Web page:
Project Blackjack: GM’s top-secret redesign of its mid-engine Corvette was disguised in an Australian pickup truck

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The eighth-generation Chevrolet Corvette started its life as a Frankenstein test vehicle that parts of the previous generation sports car and Australian-made pickup called the Holden Ute, codenamed internally as “Blackjack.” That included exterior features of the pickup.

Michael Wayland / CNBC

LAS VEGAS – General Motors took unprecedented steps in an attempt to hide the development of the redesigned mid-engine 2020 Chevrolet Corvette that arrives in dealerships as early as next week. 

Codenamed the “Blackjack” prototype, the eighth-generation Corvette started its life as a test vehicle with parts from earlier models and an Australian-made pickup called the Holden Ute — all to hide the fact that Chevy was developing its first mid-engine Corvette. 

“This is the first time we ever did anything like that,” said Mike Petrucci, lead Corvette development engineer, regarding using the exterior styling of the pickup to hide the engine design. “We were trying to not make it clear that we were working on a mid-engine car.”

Automakers commonly camouflage vehicles as their testing them ahead of their official debuts, but it’s typically with heavy black cladding and white and black paint to hide the appearance of the vehicle.

Discussions of a mid-engine Corvette had been around for decades and now that GM was actually going to make it a reality, the automaker wanted to hide the plans for as long as possible.

Automakers such as GM commonly camouflage vehicles as their testing them ahead of their official debuts with heavy black cladding and white and black paint to hide the appearance of the vehicle.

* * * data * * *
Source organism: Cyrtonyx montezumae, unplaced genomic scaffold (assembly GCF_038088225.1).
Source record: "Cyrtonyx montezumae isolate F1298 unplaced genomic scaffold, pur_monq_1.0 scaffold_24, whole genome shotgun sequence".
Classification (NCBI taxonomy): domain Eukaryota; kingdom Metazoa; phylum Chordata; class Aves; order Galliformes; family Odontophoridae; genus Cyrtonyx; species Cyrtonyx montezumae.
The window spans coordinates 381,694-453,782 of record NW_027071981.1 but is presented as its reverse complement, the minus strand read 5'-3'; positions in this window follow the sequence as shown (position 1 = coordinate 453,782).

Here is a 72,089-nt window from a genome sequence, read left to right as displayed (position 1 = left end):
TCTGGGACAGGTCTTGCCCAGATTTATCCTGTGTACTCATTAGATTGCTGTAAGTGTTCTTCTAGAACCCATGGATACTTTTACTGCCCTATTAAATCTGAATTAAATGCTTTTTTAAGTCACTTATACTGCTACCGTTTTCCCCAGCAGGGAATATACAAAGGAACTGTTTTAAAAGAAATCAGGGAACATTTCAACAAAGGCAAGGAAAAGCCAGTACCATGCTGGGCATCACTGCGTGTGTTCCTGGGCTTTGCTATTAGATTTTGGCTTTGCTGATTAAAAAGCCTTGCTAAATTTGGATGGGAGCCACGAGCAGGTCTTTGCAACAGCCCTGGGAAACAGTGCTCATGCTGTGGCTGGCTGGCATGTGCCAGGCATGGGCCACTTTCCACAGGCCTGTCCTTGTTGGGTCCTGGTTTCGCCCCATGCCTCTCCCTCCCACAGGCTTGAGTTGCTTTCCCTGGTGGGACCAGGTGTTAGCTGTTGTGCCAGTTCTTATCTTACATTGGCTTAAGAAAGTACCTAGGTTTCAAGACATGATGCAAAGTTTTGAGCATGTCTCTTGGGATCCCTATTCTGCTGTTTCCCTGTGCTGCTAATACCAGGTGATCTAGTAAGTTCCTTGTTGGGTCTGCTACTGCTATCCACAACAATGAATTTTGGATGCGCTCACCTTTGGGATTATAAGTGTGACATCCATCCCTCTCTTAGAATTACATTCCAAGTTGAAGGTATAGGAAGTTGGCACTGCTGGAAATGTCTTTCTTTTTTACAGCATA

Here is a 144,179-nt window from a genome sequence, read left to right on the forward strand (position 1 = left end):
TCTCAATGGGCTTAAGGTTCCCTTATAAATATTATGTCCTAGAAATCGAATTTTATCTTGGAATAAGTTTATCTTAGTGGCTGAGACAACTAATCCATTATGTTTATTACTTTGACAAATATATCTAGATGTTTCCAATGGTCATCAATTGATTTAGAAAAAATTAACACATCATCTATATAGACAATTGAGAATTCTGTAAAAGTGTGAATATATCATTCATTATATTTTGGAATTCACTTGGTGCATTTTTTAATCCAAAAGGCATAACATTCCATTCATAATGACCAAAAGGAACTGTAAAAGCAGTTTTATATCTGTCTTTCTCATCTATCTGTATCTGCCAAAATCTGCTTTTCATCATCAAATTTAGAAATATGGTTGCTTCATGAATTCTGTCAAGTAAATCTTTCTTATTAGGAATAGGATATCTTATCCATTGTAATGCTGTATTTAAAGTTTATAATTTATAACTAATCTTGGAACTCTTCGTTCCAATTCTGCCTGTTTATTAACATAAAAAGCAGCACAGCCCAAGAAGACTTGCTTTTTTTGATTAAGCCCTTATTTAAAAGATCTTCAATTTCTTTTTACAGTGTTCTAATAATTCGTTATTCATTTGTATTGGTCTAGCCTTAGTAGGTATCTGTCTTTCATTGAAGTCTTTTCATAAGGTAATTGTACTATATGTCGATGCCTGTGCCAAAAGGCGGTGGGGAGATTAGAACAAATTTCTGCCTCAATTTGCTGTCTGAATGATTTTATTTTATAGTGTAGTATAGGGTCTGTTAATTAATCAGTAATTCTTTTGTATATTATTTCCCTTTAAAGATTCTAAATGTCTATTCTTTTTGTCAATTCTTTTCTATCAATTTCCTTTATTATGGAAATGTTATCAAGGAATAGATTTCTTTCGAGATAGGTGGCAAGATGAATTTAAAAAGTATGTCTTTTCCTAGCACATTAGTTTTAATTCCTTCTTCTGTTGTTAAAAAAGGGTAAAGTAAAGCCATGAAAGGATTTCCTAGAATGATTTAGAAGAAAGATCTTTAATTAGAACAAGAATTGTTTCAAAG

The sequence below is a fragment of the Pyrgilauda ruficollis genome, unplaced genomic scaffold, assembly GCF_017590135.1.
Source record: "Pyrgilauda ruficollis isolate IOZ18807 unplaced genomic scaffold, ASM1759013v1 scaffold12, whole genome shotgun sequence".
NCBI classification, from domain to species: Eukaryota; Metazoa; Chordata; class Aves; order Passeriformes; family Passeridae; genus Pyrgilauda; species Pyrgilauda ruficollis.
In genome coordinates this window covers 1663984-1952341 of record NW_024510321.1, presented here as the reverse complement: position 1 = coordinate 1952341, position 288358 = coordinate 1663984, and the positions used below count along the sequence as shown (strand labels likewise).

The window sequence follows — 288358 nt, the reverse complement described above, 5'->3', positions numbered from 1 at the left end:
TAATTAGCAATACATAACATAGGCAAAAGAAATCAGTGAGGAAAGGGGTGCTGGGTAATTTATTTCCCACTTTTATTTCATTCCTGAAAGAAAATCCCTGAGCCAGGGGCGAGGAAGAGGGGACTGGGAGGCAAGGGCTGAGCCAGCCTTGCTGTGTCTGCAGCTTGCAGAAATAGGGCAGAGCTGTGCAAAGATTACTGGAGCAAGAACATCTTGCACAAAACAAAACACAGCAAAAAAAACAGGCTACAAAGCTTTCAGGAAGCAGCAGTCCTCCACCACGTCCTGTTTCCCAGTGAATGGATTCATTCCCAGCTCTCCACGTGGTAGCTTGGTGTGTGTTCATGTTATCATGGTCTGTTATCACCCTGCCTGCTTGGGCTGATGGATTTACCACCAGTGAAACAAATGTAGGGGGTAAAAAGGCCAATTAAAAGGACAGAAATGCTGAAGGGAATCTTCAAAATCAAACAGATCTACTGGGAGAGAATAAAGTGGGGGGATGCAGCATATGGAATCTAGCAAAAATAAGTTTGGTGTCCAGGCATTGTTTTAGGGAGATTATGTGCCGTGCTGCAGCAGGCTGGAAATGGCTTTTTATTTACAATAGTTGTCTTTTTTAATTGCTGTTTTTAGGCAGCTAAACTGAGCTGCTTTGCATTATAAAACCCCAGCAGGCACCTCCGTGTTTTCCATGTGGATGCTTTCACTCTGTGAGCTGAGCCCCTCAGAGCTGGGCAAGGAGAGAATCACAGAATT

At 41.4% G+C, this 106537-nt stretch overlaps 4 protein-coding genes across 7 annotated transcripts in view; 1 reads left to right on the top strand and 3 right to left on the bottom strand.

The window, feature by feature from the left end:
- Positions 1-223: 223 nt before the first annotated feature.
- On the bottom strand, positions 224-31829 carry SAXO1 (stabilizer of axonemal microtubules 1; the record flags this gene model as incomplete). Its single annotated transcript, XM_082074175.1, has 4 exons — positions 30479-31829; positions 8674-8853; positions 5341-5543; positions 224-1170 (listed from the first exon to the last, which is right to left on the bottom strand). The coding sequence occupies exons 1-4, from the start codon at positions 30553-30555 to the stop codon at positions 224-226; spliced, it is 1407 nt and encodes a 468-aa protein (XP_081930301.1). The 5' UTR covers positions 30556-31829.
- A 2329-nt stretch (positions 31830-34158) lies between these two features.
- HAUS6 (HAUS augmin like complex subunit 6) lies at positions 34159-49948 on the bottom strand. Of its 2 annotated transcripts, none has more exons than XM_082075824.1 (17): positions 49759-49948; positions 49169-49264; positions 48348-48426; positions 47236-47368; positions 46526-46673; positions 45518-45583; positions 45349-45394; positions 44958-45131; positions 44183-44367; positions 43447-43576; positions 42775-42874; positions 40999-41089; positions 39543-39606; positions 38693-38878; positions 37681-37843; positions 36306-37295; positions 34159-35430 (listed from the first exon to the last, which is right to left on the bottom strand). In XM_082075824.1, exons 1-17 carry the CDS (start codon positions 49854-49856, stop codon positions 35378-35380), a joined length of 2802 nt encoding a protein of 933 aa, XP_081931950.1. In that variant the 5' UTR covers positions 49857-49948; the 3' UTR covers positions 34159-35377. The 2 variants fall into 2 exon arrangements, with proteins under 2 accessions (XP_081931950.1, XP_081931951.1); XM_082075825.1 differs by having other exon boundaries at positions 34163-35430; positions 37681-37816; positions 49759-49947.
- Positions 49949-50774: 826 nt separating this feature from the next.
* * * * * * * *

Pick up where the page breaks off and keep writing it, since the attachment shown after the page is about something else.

Michael Wayland / CNBC

Petrucci, speaking at a media event ahead of the 2020 Corvette going on sale, said the roughly dozen engineers who worked on the initial prototype also conducted time drills to cover the prototype in the event of spy photographers in helicopters capturing photos of the vehicle.

GM also had a special “lair” to house Blackjack at its Michigan proving grounds and did a lot of testing with the vehicle at night. Blackjack, which also included custom-made parts, was initially built by hand in 2014.

“It’s a big piece of our history,” Petrucci said, adding Blackjack likely will be added to the automaker’s expansive historical vehicle collection at the GM Heritage Center in Michigan.

Blackjack was used for about two years, according to Petrucci. He said engineers logged thousands of miles in the vehicle before building more traditional prototypes that took on design characteristics of the actual vehicle, which GM started production of this month at a plant in Bowling Green, Kentucky.

GM, according to Petrucci, learned a lot about the driving dynamics of a mid-engine vehicle from Blackjack that carried over into the production vehicle.

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